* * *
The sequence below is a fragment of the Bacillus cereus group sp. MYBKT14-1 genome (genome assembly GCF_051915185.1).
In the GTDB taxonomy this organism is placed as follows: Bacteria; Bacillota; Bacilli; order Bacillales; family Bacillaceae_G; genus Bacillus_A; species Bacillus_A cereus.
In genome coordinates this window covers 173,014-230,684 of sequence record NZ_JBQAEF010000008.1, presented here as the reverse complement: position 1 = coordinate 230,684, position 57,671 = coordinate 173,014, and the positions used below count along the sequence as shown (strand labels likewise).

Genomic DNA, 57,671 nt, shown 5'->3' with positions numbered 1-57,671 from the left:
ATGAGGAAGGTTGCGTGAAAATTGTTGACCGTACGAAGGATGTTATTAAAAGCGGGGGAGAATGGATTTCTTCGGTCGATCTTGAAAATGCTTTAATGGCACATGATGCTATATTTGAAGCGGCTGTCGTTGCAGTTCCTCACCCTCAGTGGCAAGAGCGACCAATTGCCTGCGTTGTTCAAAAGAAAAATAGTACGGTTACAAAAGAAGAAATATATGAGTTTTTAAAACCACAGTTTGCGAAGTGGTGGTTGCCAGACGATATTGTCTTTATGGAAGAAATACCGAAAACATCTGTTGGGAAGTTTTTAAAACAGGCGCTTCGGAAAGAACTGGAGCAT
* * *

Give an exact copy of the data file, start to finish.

The sequence below is a fragment of the Bacillus cereus group sp. MYBKT14-1 genome (genome assembly GCF_051915185.1).
In the GTDB taxonomy this organism is placed as follows: Bacteria; Bacillota; Bacilli; order Bacillales; family Bacillaceae_G; genus Bacillus_A; species Bacillus_A cereus.
In genome coordinates this window covers 173,014-230,684 of sequence record NZ_JBQAEF010000008.1, presented here as the reverse complement: position 1 = coordinate 230,684, position 57,671 = coordinate 173,014, and the positions used below count along the sequence as shown (strand labels likewise).

Genomic DNA, 57,671 nt, shown 5'->3' with positions numbered 1-57,671 from the left:
ATGAGGAAGGTTGCGTGAAAATTGTTGACCGTACGAAGGATGTTATTAAAAGCGGGGGAGAATGGATTTCTTCGGTCGATCTTGAAAATGCTTTAATGGCACATGATGCTATATTTGAAGCGGCTGTCGTTGCAGTTCCTCACCCTCAGTGGCAAGAGCGACCAATTGCCTGCGTTGTTCAAAAGAAAAATAGTACGGTTACAAAAGAAGAAATATATGAGTTTTTAAAACCACAGTTTGCGAAGTGGTGGTTGCCAGACGATATTGTCTTTATGGAAGAAATACCGAAAACATCTGTTGGGAAGTTTTTAAAACAGGCGCTTCGGAAAGAACTGGAGCAT